Smells good.

Can't wait to eat it all.
Wednesday, August 18, 2010
There have been a lot of spectacular failures for the allies and successes for the bad guys leading up to upcoming Russian fueling of the Bushehr reactor in Iran.

Once this reactor goes online, there is no bombing it and no stopping it anymore.

Now this doesn't mean that Iran have a finished nuclear weapon by Rosh Hashana, but what it does mean is that Iran will have a guaranteed unrestricted path to creating nuclear weapons at will, even if Israel bombs its other related locations.

I personally will be very surprised if Israel bombs it.

We're going to see some serious strategic restructuring in the Middle East as Iran flexes its new muscles.

5791 will prove to be a very "interesting" year.

But I just wonder how this weekend will pass.
Sunday, August 15, 2010
Last week we visited the Israel Museum. They’re rebranding it as the Renewed Israel Museum because of all the changes made to it, both in terms of physical structure and content. It's not quite finished yet, but its getting there.

Overall, I give it two thumbs up.

I like the new layout. I like the tunnel. I like the Judaica and Archeology sections. The Second Temple Model (formerly at the Holy Land Hotel) was great (could use more shade though). And the Shrine of the Book (along with its Aleppo Codex exhibit) is always fascinating.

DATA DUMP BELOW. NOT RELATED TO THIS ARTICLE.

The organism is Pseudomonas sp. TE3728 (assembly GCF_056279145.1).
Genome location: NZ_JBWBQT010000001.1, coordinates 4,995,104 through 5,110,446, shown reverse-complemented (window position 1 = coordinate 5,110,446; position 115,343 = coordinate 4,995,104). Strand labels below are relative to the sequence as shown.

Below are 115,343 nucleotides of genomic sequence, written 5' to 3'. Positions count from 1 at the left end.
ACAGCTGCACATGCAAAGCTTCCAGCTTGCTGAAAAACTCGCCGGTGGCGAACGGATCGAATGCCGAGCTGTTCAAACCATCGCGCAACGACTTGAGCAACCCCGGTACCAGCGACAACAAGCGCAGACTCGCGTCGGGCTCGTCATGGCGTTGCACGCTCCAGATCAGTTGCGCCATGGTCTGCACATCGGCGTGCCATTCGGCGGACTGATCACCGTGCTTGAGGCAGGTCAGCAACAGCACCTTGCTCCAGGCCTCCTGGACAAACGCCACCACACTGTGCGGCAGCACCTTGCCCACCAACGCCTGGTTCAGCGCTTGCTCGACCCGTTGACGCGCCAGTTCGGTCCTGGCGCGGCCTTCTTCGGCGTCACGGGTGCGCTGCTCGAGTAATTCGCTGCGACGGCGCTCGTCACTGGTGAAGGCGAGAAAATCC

I think they made the museum less crowded with fewer individual pieces of art and history on display, but they chose the more interesting pieces and organized them better. It’s certainly roomier than I remember.

The (dairy) restaurants were good. No meat restaurants though.

I couldn’t stand their Modern Art exhibits.

I have no patience for what they want to call Modern Art. It’s idiotic. Feel free to disagree, but a mobile of hanging musical instruments, or videos of what could just as easily be fillers on MTV or PBS just doesn’t do it for me.

My kids couldn't stop laughing at the "Modern Art" videos - and that alone tells you the level that stuff is at.

Point of information: Guards do not appreciate it when children try to play the hanging instruments.

What I did like about the Modern Art section is they finally took out that super-annoying audio recording of the guy screaming “Shabbos”. I found it so offensive and annoying to hear that any time you walked near that section.

The classical arts section was fine.

Point of information: Guards do not appreciate it when children are holding cups of water in their hands in this section.

In the archeology section, I kept the kids busy by having them look for the dead bodies. They found them.

Point of information: Guards do not appreciate it when children try to look inside the ossuaries.

If you haven't realized it yet, if you’re going with kids, make sure the Renewed Israel Museum is having activities in the youth wing that day. My kids spent hours there doing art projects. During the summer they also have kid’s art projects outside on certain days.